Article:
Fuel at Westfield-Barnes (BAF)

This morning I decided to go to an airport I haven’t been before for some fuel. Barnes airport in Westfield, MA has fuel for roughly 60 cents cheaper than I can get at Nashua. It isn’t the cheapest fuel around but with 45 gallons pumped it does add up to something substantial. The savings still isn’t enough to pay for the round trip but of course that doesn’t really matter because I’d be flying anyway!

The weather was forecast to be VFR with relatively high ceilings at 6-7000 feet. There was a low probability of some very isolated and low impact precipitation. This is ample weather for VFR (Visual Flight Rules) flight although I do usually prefer to cruise at a higher altitude when I can.

For about a week now we’ve had gusty winds almost every day. So today I was working with winds gusting up to 20 knots at both Nashua and Barnes. And this was tame compared to the past few days with gusts of 25-35 knots! The good news was the gusty winds were out of the northwest and thus pretty close to straight down the runway in both cases. The bad news is these strong winds aloft meant for a bumpy ride.

Not long after departing Nashua I could see that there were some areas of snow showers. Most seemed to be off to my right in the Monadnock region, but there were some snow showers ahead too. I could see through them which is a good indicator that VFR flight through them is fine. There is no risk of structural icing (the really scary kind that the Cardinal is not design to handle) in this case because the precipitation is already frozen solid and will not adhere. In light snow showers like this I do turn on the pitot heat which protects the protruding pitot tube which measures airspeed from the very unlikely scenario of becoming clogged with snow. In this case the snow was much too light for this and thus it was just a precaution.

The coolest thing about the snow showers is that they were snow at my altitude of 4500 feet, rain below, and in most cases were completely evaporated by the time they reached the ground. The air here has been very dry! Sadly, I did not bring my camera and the ride was really way too bumpy to try and get something with my cell phone.

The approach into Barnes was pretty turbulent. I made a right base entry for runway 33. The showers were finished by about the Quabbin Reservoir crossing and looking to the west from the Barnes area it looked like fewer clouds and clearer skies. Winds were gusty but straight down the runway. The base leg for 33 was a bit weird as there is a ridge of terrain that hides the airport until you crossed it (similar to my trip to AVP).

I didn’t make any prior arrangements with the Airflyte FBO but as I taxied into the ramp area there was someone from there marshaling me into a spot next to a Bonanza. After shutting down he set chocks and I asked him to top off the plane. There are actually two competing FBOs and a restaurant at Barnes in a very sleek looking building with an observation deck (reportedly the restaurant operates tables up there in the summer). The restaurant was doing an Easter buffet brunch and so it was packed with locals in Easter Sunday outfits. Many of them were going up to check out the observation deck.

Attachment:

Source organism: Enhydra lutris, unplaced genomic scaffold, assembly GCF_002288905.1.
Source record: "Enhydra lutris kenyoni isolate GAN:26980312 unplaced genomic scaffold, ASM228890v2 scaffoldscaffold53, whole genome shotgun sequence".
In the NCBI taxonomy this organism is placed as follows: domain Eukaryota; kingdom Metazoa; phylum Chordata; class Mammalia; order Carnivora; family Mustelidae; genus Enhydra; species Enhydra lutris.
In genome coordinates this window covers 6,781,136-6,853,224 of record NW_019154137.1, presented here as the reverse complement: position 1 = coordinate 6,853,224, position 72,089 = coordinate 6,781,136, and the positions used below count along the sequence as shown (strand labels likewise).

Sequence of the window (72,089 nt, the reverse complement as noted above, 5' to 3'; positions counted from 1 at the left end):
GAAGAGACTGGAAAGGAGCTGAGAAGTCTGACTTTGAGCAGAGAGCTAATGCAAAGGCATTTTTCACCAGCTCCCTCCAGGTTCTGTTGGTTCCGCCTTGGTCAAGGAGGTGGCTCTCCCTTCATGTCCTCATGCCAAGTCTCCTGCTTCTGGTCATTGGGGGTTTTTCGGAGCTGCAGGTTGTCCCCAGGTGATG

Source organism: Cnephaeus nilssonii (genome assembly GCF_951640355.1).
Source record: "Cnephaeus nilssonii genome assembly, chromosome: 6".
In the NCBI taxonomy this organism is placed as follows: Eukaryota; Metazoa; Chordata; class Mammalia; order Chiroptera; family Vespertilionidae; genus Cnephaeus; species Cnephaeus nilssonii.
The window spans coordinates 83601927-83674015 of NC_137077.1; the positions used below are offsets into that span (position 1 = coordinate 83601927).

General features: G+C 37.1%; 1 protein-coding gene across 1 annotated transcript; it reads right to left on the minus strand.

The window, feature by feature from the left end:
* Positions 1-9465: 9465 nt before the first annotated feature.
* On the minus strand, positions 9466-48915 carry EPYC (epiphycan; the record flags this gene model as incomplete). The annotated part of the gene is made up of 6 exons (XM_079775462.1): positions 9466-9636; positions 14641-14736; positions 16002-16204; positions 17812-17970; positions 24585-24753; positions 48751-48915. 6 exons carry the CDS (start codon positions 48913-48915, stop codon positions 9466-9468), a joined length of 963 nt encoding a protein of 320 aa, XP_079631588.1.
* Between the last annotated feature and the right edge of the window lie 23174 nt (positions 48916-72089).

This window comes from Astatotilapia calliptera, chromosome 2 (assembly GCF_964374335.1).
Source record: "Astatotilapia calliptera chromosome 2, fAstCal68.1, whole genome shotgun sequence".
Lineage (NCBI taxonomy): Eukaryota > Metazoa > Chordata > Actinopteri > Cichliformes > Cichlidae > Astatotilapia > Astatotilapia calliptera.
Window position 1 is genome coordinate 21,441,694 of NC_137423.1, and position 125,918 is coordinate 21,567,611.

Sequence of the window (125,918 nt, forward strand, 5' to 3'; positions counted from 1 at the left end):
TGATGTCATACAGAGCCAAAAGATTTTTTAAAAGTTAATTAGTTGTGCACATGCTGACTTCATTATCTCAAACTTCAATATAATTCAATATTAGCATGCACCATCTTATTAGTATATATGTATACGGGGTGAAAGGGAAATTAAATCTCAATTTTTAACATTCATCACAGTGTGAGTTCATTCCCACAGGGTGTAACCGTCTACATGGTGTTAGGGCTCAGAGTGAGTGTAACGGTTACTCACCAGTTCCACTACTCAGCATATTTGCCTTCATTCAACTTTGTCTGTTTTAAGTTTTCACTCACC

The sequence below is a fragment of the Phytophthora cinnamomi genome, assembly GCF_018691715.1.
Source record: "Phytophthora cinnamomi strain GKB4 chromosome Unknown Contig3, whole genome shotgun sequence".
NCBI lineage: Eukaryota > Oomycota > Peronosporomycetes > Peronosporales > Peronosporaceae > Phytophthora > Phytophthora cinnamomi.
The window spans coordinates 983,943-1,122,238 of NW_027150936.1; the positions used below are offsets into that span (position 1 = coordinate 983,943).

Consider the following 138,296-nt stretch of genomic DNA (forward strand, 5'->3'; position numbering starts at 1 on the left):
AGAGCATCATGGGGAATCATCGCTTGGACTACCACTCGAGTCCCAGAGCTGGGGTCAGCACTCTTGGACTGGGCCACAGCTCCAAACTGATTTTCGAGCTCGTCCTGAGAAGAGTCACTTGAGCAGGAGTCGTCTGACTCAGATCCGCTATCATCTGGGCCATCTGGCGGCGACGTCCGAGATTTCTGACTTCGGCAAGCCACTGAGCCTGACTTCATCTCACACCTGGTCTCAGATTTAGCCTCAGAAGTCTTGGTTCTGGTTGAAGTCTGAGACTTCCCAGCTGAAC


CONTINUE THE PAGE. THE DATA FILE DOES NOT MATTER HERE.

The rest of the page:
All in all I spent about 20 minutes on the ground wandering around the terminal while the plane was fueled. With the bill settled I headed back out to the airplane. The controller at Barnes was able to arrange for flight following on the ground which is always nice especially with the Class D airspace tangle of Barnes and nearby Westover Air Base (don’t go there without permission!).

The snow showers were a bit more intense on the way back but still nothing of concern. Because of direction/cruising altitude rules I was at 5,500 feet this time and thus closer to the cloud bases. The ride was definitely bumpier as a result and there were a few moments of what I’d call moderate turbulence.

Nashua was deserted when I arrived and there was no traffic to follow so I was cleared to land midfield downwind. I asked the tower for an up to date wind check and they reported “occasional gusts to 22″ (22 knots). Winds were definitely strong on the approach and I had considerable wind correction in on my base leg. Turning final the crosswind became a headwind. With a gusty headwind I used more power on the approach, still taking it fully out just before the threshold. With the ground speed reduced by the headwind the touchdown was very smooth.

I was amused that the controller asked me where I was parking as I was rolling out. They were always familiar with where the rental planes were going because they see these tail numbers all the time. But my tail number isn’t familiar yet. I told her “Electric ramp.” They ask this because with no one behind they will tell you to go further down the runway to a taxiway exit closer to the parking spot. Probably eventually they will remember the tail number!

2 thoughts on “Fuel at Westfield-Barnes (BAF)

  1. Pete Zaitcev

    6000 ft is usually where a non-turbocharged airplane with constant speed prop goes the fastest. The air is too thick below, and power drops off quickly above.

  2. Dan Post author

    The PoH is in the airplane so I can’t confirm right now but I think the same (or nearly so) cruise speed can be achieved slightly more economically at 7000 or so. In practice though the plane seems happiest cruising at 7-9000 feet and the air is usually smoother at that altitude anyway. I haven’t gone above 8,500 yet – waiting for that perfect tailwind!

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